The Statues Were Always A Grab For Power

by Thomas R. Wells

Some people claim that the prominent display of statues to controversial events or people, such as confederate generals in the southern United States, merely memorialises historical facts that unfortunately make some people uncomfortable. This is false. Firstly, such statues have nothing to do with history or facts and everything to do with projecting an illiberal political domination into the future. Secondly, upsetting a certain group of people is not an accident but exactly what they are supposed to do.

I start with the point that erecting statues is a political action and therefore subject to a political logic. Statues are political insofar as erecting them has a cost – not merely the direct costs of building it, but also the opportunity cost of using scarce public space this way rather than another – that only successful political mobilisation can meet. In particular, the more controversial the statue, the more political capital is required to overcome the opposition to its public display, and the more distinctly political must be its logic (in contrast to merely decorative public sculptures that no one much minds). So what is the political pay-off that can justify the political expense of erecting controversial statues? I believe controversial statues are a kind of political communication, a signal to supporters and opponents of the values and people in charge, in which the offensiveness of the message is key to its effectiveness.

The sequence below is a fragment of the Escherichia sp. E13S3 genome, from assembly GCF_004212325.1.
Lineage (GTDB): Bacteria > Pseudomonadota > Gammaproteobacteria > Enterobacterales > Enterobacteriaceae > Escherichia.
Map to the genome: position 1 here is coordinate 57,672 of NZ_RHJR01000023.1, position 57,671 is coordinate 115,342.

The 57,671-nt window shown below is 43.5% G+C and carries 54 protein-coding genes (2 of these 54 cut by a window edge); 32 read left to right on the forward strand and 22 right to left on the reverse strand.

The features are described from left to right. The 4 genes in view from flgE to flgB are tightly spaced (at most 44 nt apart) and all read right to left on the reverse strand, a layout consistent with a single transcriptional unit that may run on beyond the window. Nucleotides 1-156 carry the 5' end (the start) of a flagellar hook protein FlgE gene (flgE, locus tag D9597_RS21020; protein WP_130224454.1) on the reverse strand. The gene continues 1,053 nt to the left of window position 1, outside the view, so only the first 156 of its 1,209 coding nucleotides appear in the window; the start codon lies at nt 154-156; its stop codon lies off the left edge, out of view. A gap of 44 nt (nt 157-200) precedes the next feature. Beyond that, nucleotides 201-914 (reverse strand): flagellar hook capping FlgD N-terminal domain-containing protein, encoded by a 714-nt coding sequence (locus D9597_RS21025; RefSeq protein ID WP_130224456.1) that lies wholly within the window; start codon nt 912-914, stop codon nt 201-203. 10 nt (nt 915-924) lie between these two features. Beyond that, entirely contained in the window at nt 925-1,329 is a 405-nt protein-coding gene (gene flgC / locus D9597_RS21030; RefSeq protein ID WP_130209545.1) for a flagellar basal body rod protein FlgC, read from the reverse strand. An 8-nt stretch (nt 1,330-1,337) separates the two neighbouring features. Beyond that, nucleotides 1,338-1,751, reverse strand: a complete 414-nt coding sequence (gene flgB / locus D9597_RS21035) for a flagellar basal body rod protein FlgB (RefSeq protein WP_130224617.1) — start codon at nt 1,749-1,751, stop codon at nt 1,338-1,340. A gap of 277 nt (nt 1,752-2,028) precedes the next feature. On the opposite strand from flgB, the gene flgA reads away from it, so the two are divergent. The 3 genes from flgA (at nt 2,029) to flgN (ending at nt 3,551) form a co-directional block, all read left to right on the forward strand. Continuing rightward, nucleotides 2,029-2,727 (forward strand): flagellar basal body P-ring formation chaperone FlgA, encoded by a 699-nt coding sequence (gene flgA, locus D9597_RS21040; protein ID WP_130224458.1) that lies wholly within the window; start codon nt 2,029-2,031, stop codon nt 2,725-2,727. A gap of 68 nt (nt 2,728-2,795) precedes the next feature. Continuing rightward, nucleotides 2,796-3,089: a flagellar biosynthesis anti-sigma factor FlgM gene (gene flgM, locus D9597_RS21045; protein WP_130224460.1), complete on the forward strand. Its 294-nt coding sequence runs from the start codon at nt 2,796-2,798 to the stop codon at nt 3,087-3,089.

Such statues communicate to those on the losing political team. They say, ‘Fuck you. We’re in charge’. To black people in America, the wave of monuments in the 1950s to confederate generals who defended slavery sent two clear messages. Firstly, it sent a message about domination: that the civil rights movement had not and would not change who ruled and in whose interests. Secondly, it sent a message about political values: that this domination was justified by nothing but power and would not be constrained by considerations of justice or the rule of law. Deliberately erecting statues that celebrate odious values shows to the oppressed that moral appeals are hopeless and will not even be heard; that – whatever the new voting laws say – they will never recognised as equals.

Such communication is also performative: it is intended to perpetuate a political domination that might otherwise fade quietly away. It does so by distorting people’s beliefs about the relative political strength of the dominated and the oppressed. Individuals cannot hope to change a political system by themselves. We know that we need the support of a critical mass of citizens and the acquiescence of the majority or our efforts will fail. But how can we know whether a sufficient number of other people are on our side or at least not against our cause? We have to look around for signs.